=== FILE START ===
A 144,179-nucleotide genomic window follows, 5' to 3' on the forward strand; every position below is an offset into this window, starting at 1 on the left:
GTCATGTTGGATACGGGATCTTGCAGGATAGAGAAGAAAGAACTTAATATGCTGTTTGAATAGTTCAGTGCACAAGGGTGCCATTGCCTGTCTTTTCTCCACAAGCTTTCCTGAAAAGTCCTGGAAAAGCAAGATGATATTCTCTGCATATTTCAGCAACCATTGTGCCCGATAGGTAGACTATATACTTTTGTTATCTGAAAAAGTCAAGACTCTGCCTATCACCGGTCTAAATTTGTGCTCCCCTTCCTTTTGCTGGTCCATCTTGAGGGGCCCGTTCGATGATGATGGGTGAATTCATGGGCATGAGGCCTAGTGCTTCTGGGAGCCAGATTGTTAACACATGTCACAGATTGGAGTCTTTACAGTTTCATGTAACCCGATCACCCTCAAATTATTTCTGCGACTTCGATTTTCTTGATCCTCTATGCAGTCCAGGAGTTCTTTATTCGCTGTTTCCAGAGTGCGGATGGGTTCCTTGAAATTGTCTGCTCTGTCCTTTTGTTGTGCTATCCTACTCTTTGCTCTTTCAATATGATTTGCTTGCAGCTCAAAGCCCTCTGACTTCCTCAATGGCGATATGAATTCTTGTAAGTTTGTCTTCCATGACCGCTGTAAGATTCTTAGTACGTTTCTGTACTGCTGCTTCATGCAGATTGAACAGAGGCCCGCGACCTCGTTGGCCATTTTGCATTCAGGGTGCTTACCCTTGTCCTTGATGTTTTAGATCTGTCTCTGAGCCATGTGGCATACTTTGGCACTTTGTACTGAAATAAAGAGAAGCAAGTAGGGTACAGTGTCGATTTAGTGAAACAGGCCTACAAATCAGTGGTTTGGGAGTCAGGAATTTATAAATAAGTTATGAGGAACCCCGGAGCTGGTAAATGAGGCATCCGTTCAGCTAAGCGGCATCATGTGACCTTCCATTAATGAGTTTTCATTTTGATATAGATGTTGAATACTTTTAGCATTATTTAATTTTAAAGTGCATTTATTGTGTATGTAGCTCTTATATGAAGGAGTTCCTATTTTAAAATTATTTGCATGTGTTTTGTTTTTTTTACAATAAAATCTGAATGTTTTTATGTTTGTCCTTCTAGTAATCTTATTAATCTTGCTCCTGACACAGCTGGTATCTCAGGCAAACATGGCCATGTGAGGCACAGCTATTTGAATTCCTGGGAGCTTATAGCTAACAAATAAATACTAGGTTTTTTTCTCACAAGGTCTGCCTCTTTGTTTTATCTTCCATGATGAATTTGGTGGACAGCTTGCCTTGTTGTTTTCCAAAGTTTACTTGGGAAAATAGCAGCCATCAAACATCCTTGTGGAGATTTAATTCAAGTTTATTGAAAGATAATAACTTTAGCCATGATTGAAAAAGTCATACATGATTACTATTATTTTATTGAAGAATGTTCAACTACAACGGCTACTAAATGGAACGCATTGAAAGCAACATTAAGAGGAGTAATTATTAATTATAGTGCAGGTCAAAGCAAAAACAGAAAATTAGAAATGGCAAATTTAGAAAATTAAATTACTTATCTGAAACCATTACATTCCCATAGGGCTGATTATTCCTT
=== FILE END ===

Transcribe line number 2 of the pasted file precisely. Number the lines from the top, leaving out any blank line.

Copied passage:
GTCATGTTGGATACGGGATCTTGCAGGATAGAGAAGAAAGAACTTAATATGCTGTTTGAATAGTTCAGTGCACAAGGGTGCCATTGCCTGTCTTTTCTCCACAAGCTTTCCTGAAAAGTCCTGGAAAAGCAAGATGATATTCTCTGCATATTTCAGCAACCATTGTGCCCGATAGGTAGACTATATACTTTTGTTATCTGAAAAAGTCAAGACTCTGCCTATCACCGGTCTAAATTTGTGCTCCCCTTCCTTTTGCTGGTCCATCTTGAGGGGCCCGTTCGATGATGATGGGTGAATTCATGGGCATGAGGCCTAGTGCTTCTGGGAGCCAGATTGTTAACACATGTCACAGATTGGAGTCTTTACAGTTTCATGTAACCCGATCACCCTCAAATTATTTCTGCGACTTCGATTTTCTTGATCCTCTATGCAGTCCAGGAGTTCTTTATTCGCTGTTTCCAGAGTGCGGATGGGTTCCTTGAAATTGTCTGCTCTGTCCTTTTGTTGTGCTATCCTACTCTTTGCTCTTTCAATATGATTTGCTTGCAGCTCAAAGCCCTCTGACTTCCTCAATGGCGATATGAATTCTTGTAAGTTTGTCTTCCATGACCGCTGTAAGATTCTTAGTACGTTTCTGTACTGCTGCTTCATGCAGATTGAACAGAGGCCCGCGACCTCGTTGGCCATTTTGCATTCAGGGTGCTTACCCTTGTCCTTGATGTTTTAGATCTGTCTCTGAGCCATGTGGCATACTTTGGCACTTTGTACTGAAATAAAGAGAAGCAAGTAGGGTACAGTGTCGATTTAGTGAAACAGGCCTACAAATCAGTGGTTTGGGAGTCAGGAATTTATAAATAAGTTATGAGGAACCCCGGAGCTGGTAAATGAGGCATCCGTTCAGCTAAGCGGCATCATGTGACCTTCCATTAATGAGTTTTCATTTTGATATAGATGTTGAATACTTTTAGCATTATTTAATTTTAAAGTGCATTTATTGTGTATGTAGCTCTTATATGAAGGAGTTCCTATTTTAAAATTATTTGCATGTGTTTTGTTTTTTTTACAATAAAATCTGAATGTTTTTATGTTTGTCCTTCTAGTAATCTTATTAATCTTGCTCCTGACACAGCTGGTATCTCAGGCAAACATGGCCATGTGAGGCACAGCTATTTGAATTCCTGGGAGCTTATAGCTAACAAATAAATACTAGGTTTTTTTCTCACAAGGTCTGCCTCTTTGTTTTATCTTCCATGATGAATTTGGTGGACAGCTTGCCTTGTTGTTTTCCAAAGTTTACTTGGGAAAATAGCAGCCATCAAACATCCTTGTGGAGATTTAATTCAAGTTTATTGAAAGATAATAACTTTAGCCATGATTGAAAAAGTCATACATGATTACTATTATTTTATTGAAGAATGTTCAACTACAACGGCTACTAAATGGAACGCATTGAAAGCAACATTAAGAGGAGTAATTATTAATTATAGTGCAGGTCAAAGCAAAAACAGAAAATTAGAAATGGCAAATTTAGAAAATTAAATTACTTATCTGAAACCATTACATTCCCATAGGGCTGATTATTCCTT